Miller stands only for the proposition that the Second Amendment right, whatever its nature, extends only to certain types of weapons.


We may as well consider at this point (for we will have to consider eventually) what types of weapons Miller permits. Read in isolation, Miller's phrase "part of ordinary military equipment" could mean that only those weapons useful in warfare are protected. That would be a startling reading of the opinion, since it would mean that the National Firearms Act's restrictions on machineguns (not challenged in Miller) might be unconstitutional, machineguns being useful in warfare in 1939. We think that Miller's "ordinary military equipment" language must be read in tandem with what comes after: "[O]rdinarily when called for [militia] service [able-bodied] men were expected to appear bearing arms supplied by themselves and of the kind in common use at the time." 307 U.S., at 179, 59 S.Ct. 816 (http://scholar.google.com/scholar_case?case=17128640835628801970&q=heller+v.+dc&hl=en&as_sdt=2003). The traditional militia was formed from a pool of men bringing arms "in common use at the time" for lawful purposes like self-defense. "In the colonial and revolutionary war era, [small-arms] weapons used by militiamen and weapons used in defense of person and home were one and the same." State v. Kessler, 289 Ore. 359, 368, 614 P.2d 94, 98 (1980) (http://scholar.google.com/scholar_case?case=16910265786683508012&q=heller+v.+dc&hl=en&as_sdt=2003) (citing G. Neumann, Swords and Blades of the American Revolution 6-15, 252-254 (1973)). Indeed, that is precisely the way in which the Second Amendment's operative clause furthers the purpose announced in its preface. We therefore read Miller to say only that the Second Amendment does not protect those weapons not typically possessed by law-abiding citizens for lawful purposes, such as short-barreled shotguns. That accords with the historical understanding of the scope of the right, see Part III, infra.[25]

BlindRacer
02-23-2012, 11:14 AM
Something I see with regards to the Miller opinion, is that when a certain gun...ei, SBS or SBR is banned initially (constitutionally or not), then it becomes out of common use. Thus making it illegal to own, because it was initially banned. Same with making Full Auto mostly banned. It's now out of common use, and can now be, according to Miller, legally banned.

Ban anything, like simi-auto, becomes out of common use (because it's unconstitutionally banned), then it can be legally banned according to Miller.

So anyways, what is the difference between an 18" shotgun, and a 17.5" shotgun? Or one who's overall length is a little too short? It doesn't magically become evil. It also doesn't change anything as long as it's a law abiding citizen who owns it. And it doesn't change anything in the hands of a criminal, because they are going to use it illegally either way. So what's the difference?

OleCuss
02-23-2012, 11:25 AM
Miller is the most important 2A SCOTUS case & one of the largest losses of 2A Liberty. Only the NFA, GCA & Brady is worse. Miller is hugely important to the future of the 2A, if civilians are to able own future modern effective weapons like DE (http://en.wikipedia.org/wiki/Directed-energy_weapon) type stuff, that is if America even lasts long enough. Once nano/smart (http://en.wikipedia.org/wiki/Future_Force_Warrior) soft body armor becomes prevalent & inexpensive, projectile weapons like firearms (not powerful rail guns (http://en.wikipedia.org/wiki/Railgun)) will become obsolescent, except for non armored targets.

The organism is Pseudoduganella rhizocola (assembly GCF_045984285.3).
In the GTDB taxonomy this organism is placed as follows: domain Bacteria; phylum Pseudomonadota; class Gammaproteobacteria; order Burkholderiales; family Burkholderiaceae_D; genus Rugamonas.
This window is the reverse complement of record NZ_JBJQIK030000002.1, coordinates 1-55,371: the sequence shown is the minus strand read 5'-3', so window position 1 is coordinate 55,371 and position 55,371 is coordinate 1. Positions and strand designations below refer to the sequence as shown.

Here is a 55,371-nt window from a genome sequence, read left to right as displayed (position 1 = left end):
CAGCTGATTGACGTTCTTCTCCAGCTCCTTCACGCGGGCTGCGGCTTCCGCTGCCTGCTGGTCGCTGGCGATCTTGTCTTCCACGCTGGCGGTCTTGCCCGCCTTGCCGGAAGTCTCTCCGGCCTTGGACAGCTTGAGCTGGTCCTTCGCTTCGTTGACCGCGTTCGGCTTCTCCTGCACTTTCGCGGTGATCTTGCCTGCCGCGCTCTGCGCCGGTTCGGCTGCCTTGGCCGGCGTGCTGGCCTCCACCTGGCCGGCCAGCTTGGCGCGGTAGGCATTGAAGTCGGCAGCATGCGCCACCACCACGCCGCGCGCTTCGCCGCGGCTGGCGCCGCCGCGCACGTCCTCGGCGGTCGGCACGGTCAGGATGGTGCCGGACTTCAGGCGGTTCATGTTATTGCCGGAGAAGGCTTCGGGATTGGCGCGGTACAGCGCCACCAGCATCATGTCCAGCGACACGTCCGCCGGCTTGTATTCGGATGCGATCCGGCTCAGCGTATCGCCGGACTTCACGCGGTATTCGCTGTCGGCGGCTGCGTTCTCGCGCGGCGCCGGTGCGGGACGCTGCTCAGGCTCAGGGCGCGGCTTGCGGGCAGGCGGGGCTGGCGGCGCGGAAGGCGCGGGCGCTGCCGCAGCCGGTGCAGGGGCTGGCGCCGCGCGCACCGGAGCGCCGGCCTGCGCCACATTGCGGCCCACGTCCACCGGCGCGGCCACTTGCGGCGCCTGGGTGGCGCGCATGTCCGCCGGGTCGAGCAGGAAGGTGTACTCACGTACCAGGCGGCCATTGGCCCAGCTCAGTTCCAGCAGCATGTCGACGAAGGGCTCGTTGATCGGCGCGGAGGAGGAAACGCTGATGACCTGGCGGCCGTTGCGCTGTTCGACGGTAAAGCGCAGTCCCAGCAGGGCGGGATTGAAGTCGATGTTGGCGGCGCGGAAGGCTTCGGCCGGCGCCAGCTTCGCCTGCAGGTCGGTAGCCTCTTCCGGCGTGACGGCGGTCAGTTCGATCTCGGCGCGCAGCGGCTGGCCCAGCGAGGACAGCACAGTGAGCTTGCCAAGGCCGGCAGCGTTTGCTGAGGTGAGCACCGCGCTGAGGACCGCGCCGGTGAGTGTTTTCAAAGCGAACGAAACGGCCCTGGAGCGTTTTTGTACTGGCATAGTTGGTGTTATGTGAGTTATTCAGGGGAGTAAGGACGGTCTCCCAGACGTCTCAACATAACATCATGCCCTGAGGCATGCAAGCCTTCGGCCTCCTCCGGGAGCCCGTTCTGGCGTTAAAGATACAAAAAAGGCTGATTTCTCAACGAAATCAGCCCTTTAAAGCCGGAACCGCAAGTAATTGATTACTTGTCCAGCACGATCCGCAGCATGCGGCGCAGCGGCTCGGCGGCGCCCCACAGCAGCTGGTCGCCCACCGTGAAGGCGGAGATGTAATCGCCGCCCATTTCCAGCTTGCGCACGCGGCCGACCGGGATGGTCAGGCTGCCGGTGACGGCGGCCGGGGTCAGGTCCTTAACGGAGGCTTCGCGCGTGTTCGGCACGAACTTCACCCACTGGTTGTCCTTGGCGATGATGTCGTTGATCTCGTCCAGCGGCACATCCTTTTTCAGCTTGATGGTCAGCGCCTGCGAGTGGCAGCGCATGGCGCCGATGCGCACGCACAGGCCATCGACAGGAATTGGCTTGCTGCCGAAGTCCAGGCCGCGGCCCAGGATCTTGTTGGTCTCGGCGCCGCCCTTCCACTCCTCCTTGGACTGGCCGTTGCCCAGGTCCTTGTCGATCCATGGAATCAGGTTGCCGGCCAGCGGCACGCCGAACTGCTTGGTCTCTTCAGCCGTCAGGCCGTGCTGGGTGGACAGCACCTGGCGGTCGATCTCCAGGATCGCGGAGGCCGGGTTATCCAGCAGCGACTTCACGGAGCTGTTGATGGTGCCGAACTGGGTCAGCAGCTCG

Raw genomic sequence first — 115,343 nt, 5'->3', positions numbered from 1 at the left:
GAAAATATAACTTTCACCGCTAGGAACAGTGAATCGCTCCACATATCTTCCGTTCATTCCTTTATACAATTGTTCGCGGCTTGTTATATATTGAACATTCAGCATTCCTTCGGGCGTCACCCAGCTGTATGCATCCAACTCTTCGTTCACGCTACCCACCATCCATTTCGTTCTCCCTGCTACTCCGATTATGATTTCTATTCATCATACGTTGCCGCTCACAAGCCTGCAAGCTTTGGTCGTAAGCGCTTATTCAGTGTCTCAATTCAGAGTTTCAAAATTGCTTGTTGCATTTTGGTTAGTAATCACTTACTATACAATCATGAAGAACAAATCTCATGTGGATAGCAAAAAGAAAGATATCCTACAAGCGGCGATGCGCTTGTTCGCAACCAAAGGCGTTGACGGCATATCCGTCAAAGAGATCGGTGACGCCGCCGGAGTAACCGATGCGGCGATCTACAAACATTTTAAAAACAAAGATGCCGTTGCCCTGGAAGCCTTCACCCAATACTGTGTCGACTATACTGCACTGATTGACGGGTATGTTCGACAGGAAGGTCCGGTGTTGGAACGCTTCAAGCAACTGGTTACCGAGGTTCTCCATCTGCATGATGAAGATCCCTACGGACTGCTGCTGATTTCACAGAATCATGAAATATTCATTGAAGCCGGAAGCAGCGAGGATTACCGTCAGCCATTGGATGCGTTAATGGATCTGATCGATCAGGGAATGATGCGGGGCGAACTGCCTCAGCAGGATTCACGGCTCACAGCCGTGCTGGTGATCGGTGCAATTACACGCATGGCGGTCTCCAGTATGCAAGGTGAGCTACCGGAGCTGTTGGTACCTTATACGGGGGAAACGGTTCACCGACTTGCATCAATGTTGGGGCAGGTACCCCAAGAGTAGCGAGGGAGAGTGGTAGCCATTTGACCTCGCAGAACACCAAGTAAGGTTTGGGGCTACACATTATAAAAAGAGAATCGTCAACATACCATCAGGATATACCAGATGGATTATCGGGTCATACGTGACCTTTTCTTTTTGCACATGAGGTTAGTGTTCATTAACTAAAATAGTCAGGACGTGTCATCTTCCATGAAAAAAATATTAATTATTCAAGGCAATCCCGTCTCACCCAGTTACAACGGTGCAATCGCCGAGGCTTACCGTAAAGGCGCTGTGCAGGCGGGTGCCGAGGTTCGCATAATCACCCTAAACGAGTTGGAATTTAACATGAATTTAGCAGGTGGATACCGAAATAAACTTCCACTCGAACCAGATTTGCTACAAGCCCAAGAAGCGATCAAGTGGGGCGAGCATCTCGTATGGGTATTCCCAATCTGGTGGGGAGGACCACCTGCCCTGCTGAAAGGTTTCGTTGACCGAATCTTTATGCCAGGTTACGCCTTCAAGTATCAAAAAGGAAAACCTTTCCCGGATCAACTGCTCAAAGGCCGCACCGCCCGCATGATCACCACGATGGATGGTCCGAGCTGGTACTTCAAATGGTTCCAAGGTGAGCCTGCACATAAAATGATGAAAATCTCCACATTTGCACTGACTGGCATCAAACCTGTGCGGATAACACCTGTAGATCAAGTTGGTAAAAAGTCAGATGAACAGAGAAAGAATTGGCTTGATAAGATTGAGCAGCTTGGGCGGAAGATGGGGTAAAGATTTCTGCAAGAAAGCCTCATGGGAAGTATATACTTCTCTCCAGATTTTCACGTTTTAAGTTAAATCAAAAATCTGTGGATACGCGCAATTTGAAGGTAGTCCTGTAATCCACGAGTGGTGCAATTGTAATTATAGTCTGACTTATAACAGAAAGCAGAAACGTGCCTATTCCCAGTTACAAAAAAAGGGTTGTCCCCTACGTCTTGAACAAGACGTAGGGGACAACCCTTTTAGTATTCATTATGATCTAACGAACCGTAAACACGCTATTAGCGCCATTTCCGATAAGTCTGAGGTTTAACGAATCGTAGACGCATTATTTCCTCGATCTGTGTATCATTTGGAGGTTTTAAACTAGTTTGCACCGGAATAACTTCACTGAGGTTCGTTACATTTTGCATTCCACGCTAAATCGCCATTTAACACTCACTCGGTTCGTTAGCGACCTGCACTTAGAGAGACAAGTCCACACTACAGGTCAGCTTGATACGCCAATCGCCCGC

Could you imagine the Minutemen standing up to the Red Coats armed with swords, spears, bows & arrows and maybe a few "illegal" crossbows, because firearms and non-sporting weapons like crossbows were illegal for citizens/colonials to own? Can you see Minutemen who had never held or shot a rifle in their life, being able to pick up one up from a dead Red Coat & be able to shoot it? If they could figure out how to load & fire it, do you think they could even hit anything? Picture a new Continental Army trying to use catapults & Trebuchets (http://en.wikipedia.org/wiki/Trebuchet) against Red Coat cannon, because citizens/colonials were barred from owning cannons, gunpowder etc.? Following the NRA's plan, that will be what any resistance to a future tyrannical Fed government or advanced occupier like China will look like.

The whole point of a Militia (http://en.wikipedia.org/wiki/Militia_(United_States)) is that the common person can be quickly turned into a defensive army & be ready and able to use effective modern military weapons without having to be supplied weapons and lengthy training, as they are already self trained to use the weapons they own. In 1939 a short barrel shotgun was very suitable for use by the Militia. The US Military was using shotguns then & are still using them now. Don't believe the propaganda about what a Militia really is. It has not changed, other than to include women & African American's (not sure if that is the current PC term, I don't mean to offend anyone). See USC 10 Sec 311. Most civilian gun owners would be members of the unorganized Militia, thus legally (Save for Miller, the Feds & the NRA) be allowed to posses all modern military weapons. It's that simple & not hard to understand why Miller is so very important.